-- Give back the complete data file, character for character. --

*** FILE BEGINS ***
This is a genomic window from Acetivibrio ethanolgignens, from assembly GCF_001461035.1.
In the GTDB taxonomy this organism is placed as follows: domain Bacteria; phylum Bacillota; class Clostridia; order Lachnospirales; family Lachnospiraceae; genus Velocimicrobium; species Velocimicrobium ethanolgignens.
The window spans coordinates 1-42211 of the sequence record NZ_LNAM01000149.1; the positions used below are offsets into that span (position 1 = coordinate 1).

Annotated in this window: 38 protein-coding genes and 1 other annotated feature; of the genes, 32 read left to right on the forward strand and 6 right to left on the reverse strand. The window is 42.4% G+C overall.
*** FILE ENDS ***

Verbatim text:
This is a genomic window from Acetivibrio ethanolgignens, from assembly GCF_001461035.1.
In the GTDB taxonomy this organism is placed as follows: domain Bacteria; phylum Bacillota; class Clostridia; order Lachnospirales; family Lachnospiraceae; genus Velocimicrobium; species Velocimicrobium ethanolgignens.
The window spans coordinates 1-42211 of the sequence record NZ_LNAM01000149.1; the positions used below are offsets into that span (position 1 = coordinate 1).

Annotated in this window: 38 protein-coding genes and 1 other annotated feature; of the genes, 32 read left to right on the forward strand and 6 right to left on the reverse strand. The window is 42.4% G+C overall.